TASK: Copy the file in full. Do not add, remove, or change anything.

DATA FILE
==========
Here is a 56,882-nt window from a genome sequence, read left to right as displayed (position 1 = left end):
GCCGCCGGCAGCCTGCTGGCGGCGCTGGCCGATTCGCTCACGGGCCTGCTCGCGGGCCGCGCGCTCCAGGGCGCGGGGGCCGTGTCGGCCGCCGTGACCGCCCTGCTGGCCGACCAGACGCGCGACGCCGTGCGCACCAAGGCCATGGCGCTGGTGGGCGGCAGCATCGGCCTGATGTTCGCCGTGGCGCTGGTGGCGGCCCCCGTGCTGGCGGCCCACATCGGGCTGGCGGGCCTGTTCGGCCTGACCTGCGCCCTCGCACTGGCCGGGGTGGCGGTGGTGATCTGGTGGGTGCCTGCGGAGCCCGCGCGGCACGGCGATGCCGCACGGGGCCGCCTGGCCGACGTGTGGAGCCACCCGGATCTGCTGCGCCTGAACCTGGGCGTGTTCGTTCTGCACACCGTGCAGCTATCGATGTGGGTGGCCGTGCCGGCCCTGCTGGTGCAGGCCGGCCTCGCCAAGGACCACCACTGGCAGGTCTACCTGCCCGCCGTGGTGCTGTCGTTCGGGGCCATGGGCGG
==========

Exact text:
Here is a 56,882-nt window from a genome sequence, read left to right as displayed (position 1 = left end):
GCCGCCGGCAGCCTGCTGGCGGCGCTGGCCGATTCGCTCACGGGCCTGCTCGCGGGCCGCGCGCTCCAGGGCGCGGGGGCCGTGTCGGCCGCCGTGACCGCCCTGCTGGCCGACCAGACGCGCGACGCCGTGCGCACCAAGGCCATGGCGCTGGTGGGCGGCAGCATCGGCCTGATGTTCGCCGTGGCGCTGGTGGCGGCCCCCGTGCTGGCGGCCCACATCGGGCTGGCGGGCCTGTTCGGCCTGACCTGCGCCCTCGCACTGGCCGGGGTGGCGGTGGTGATCTGGTGGGTGCCTGCGGAGCCCGCGCGGCACGGCGATGCCGCACGGGGCCGCCTGGCCGACGTGTGGAGCCACCCGGATCTGCTGCGCCTGAACCTGGGCGTGTTCGTTCTGCACACCGTGCAGCTATCGATGTGGGTGGCCGTGCCGGCCCTGCTGGTGCAGGCCGGCCTCGCCAAGGACCACCACTGGCAGGTCTACCTGCCCGCCGTGGTGCTGTCGTTCGGGGCCATGGGCGG